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India loses connection with Moon lander during final descent

The ISTRAC mission control in Bangalore had just announced that the lander, dubbed Vikram, had it successfully completed the hard braking maneuver and began fine braking. Its trajectory appeared to deviate slightly from the optimal projected course.

The descent was proceeding as planned up to the attitude of 2.1 kilometers, when communication was lost, Indian Space Research Organisation (ISRO) chief K. Sivan announced.

The ISRO is now analyzing the data to determine what happened, Sivan said.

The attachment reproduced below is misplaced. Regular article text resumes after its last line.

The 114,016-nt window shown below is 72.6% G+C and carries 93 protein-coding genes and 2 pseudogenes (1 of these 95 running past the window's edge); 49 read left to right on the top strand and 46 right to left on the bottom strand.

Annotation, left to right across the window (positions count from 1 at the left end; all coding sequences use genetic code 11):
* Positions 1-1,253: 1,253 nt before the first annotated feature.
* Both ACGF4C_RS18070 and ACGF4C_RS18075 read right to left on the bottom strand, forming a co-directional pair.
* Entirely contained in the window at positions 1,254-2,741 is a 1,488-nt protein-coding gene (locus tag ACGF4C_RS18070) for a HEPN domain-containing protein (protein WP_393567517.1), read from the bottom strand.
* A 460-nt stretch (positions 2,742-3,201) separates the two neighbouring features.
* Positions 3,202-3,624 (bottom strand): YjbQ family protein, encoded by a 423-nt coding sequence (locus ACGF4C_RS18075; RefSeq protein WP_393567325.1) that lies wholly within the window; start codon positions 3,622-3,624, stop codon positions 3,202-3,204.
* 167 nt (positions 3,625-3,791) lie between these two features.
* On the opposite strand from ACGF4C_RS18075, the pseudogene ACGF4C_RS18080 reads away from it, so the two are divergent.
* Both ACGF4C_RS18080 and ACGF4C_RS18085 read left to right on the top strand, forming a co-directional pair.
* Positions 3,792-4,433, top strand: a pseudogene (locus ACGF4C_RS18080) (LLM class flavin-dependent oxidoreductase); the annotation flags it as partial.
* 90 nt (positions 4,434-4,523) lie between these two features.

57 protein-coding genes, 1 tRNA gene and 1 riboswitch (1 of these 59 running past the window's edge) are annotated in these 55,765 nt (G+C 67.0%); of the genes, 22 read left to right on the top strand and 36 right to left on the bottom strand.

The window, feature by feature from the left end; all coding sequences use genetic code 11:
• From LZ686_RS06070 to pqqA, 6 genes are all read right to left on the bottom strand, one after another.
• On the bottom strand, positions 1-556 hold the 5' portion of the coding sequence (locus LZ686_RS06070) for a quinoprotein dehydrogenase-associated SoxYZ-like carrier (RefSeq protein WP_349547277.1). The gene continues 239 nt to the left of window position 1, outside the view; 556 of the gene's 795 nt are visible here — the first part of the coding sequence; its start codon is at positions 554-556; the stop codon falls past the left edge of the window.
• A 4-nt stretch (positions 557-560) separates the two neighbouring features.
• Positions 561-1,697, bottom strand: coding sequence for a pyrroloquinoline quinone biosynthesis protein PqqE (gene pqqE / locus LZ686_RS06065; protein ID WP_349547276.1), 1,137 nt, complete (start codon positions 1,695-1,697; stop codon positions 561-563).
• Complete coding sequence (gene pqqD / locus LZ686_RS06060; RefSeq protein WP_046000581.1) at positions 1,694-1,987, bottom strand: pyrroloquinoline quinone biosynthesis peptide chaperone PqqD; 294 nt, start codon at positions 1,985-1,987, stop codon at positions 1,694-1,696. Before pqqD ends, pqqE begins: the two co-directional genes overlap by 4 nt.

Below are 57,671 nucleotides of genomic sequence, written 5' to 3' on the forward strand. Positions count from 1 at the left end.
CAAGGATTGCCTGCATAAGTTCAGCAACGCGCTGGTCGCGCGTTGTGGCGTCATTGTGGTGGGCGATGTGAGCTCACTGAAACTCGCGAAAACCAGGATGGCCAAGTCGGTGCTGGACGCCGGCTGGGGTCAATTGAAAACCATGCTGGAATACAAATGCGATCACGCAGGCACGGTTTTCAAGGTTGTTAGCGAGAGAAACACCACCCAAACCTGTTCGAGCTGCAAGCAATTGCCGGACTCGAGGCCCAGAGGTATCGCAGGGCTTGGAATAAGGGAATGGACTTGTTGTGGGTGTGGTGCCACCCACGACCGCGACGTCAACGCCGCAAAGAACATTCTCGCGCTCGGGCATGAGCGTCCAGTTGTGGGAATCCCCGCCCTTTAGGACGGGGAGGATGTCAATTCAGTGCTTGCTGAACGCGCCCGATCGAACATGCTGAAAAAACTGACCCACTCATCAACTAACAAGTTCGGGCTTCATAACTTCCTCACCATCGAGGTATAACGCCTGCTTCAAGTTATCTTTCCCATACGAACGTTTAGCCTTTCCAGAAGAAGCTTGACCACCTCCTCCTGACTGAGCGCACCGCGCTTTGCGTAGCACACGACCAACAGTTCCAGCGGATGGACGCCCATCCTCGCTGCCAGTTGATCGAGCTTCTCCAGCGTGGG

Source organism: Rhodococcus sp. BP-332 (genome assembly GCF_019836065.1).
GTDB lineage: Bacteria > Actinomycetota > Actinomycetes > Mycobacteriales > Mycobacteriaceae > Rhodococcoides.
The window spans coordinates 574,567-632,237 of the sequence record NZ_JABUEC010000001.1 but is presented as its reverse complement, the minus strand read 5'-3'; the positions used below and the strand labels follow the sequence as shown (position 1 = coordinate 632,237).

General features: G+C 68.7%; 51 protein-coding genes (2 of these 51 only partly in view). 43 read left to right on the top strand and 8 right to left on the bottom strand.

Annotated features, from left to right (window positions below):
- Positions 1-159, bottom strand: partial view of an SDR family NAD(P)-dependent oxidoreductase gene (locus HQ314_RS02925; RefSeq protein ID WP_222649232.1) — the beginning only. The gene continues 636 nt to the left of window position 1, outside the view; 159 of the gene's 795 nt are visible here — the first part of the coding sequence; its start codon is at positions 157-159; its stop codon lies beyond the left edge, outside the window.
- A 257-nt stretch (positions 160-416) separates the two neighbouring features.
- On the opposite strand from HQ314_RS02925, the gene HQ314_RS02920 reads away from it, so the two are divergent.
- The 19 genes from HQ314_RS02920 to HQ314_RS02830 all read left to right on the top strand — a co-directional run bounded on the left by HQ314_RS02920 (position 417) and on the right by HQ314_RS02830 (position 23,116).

Delivered by Chandrayaan-2 orbiter, the Vikram was aiming for the south pole of the moon, where it was to deploy a small rover – dubbed Pragyan – and look for signs of water.

Looking at the numbers on the screen – 58m/s at 330m up – I don’t believe Vikram had the TWR to stop in time from that situation.

Prime Minister Narendra Modi, who was in the gallery to observe the landing, left the ISTRAC before the official announcement of the lander’s status. He later tweeted that India was proud of its scientists and that this was the moment to be “courageous.”

“We remain hopeful and will continue working hard on our space [program],” Modi said.

With India’s failure to deliver the lander to the surface gently enough, the Moon Club remains fairly exclusive. Only the former Soviet Union, the US and China have successfully landed a man-made device on the Earth’s satellite so far.

Israel’s first-ever lunar lander, dubbed Beresheet, crashed and burned during the landing attempt back in April.